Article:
It’s easy to name the best thing about 2021, applicable both to sports and the rest of the world: It wasn’t 2020. In any other context, this would have been considered one of the worst sports years in recent memory. But in 2020, there were widespread cancellations (including the entire NCAA tournament), a whole season with no one in the stands, and massive disruptions from every possible angle. 2021 featured a full schedule, packed stadiums of screaming fans, and a return to — well, if not normalcy, at least regularly scheduled programming. After last year: We’ll take it.
The desperate hope for 2022 is that it will look nothing like 2020 or 2021. (Omicron already has that dream off to a shaky start.) Still, the last 12 months brought with them plenty of moments we’ll remember forever — and not just for virus-related reasons.
Here are the ten biggest sports stories of 2021.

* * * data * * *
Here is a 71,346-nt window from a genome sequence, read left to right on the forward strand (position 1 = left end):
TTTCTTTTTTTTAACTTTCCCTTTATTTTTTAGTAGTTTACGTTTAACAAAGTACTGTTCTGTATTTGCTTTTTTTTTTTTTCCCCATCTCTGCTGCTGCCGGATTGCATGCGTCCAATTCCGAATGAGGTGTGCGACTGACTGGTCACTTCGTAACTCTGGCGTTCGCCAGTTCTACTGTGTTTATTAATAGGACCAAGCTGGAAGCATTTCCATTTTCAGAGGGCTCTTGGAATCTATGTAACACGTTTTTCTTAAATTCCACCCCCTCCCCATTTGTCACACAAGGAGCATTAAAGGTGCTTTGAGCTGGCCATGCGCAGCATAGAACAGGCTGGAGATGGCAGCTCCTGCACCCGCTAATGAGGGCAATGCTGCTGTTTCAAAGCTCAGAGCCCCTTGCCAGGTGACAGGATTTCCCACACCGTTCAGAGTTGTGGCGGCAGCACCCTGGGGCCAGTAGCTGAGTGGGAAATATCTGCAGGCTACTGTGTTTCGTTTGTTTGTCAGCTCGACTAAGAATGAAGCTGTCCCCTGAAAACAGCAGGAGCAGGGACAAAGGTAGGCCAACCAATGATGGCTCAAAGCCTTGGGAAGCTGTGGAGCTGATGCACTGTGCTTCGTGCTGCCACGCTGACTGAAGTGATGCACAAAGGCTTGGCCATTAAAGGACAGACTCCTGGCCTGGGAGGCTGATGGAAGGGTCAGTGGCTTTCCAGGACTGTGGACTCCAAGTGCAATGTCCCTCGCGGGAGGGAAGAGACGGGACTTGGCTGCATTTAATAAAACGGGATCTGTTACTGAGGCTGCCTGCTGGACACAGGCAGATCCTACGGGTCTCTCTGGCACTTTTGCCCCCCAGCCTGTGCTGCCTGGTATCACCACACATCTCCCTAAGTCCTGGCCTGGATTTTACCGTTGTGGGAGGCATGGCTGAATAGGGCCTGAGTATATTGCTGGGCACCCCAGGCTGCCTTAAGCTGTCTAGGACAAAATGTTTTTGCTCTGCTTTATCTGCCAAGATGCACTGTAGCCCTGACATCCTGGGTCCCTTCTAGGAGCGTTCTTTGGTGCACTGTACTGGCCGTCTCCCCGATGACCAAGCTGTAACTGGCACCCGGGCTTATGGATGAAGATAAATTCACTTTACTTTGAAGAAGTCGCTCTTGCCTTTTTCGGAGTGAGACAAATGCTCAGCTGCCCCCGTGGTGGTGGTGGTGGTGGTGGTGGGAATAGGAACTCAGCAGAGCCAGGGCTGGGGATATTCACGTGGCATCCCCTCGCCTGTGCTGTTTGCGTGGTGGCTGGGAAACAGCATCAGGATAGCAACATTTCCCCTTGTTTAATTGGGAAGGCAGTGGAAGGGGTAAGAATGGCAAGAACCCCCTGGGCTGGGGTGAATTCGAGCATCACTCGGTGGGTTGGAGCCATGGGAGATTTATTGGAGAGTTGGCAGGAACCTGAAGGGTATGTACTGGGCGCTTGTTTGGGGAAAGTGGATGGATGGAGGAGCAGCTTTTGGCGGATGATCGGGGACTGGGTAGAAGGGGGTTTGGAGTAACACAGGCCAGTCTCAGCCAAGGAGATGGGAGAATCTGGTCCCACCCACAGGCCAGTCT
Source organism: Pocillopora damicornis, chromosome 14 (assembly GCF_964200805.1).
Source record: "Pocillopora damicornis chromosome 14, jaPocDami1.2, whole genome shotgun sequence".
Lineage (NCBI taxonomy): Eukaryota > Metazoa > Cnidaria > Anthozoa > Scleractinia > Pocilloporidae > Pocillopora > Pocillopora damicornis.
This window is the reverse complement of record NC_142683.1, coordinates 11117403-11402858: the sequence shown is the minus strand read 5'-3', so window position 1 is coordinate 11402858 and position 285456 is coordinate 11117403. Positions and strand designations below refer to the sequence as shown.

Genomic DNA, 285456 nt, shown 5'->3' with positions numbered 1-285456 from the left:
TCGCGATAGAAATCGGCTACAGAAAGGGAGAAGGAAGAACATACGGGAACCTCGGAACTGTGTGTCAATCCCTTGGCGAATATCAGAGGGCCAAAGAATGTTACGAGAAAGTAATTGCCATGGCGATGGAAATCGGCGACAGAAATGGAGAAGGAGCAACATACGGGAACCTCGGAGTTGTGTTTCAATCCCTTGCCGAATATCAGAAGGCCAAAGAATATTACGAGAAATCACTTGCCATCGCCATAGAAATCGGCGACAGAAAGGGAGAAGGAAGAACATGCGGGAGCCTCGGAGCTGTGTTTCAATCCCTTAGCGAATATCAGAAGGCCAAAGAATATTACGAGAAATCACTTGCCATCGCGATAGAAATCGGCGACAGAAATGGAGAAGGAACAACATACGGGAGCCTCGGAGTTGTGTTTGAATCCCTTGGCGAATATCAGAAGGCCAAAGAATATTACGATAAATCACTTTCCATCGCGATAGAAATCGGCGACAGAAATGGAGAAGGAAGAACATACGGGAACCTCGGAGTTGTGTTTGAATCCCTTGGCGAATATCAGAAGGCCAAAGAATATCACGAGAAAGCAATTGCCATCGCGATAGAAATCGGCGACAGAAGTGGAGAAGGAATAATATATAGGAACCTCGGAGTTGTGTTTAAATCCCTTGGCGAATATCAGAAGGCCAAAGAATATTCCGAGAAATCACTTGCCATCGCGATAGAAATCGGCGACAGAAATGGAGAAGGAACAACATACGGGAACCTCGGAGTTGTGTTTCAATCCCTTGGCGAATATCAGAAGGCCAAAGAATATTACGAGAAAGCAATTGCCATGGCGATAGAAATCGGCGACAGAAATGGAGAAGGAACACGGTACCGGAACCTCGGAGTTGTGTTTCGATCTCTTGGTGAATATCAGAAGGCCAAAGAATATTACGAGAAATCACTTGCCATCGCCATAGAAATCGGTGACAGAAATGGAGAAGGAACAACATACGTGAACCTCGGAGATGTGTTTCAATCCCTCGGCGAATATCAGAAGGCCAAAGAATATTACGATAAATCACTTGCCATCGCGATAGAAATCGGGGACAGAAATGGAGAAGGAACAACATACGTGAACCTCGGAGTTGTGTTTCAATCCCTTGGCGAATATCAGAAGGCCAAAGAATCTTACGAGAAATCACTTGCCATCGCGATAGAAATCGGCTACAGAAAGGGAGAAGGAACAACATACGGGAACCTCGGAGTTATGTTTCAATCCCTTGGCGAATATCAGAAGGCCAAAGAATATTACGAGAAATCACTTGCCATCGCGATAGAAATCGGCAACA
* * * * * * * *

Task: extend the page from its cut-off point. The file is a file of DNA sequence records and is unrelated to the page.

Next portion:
10. Giannis brings a title back to Milwaukee (and other long-suffering sports cities get relief as well). The last time the Milwaukee Bucks, a signature NBA franchise, won a championship, their best player was still named Lew Alcindor. But Giannis “the Greek Freak” Antetokounmpo, one of the most likable superstars in all of sports, led the Bucks past the heavily hyped Brooklyn Nets in the Eastern Conference semifinals, and then by Chris Paul and the Phoenix Suns in the finals. The Bucks weren’t the only franchise who finally broke through this year. The Chicago Sky won their first WNBA championship, giving the city its first basketball title since the days of Michael Jordan; Baylor won its first ever men’s basketball title; and the Atlanta Braves won their first World Series since 1995. It sure beats the Patriots or Red Sox hoisting trophies every freaking year.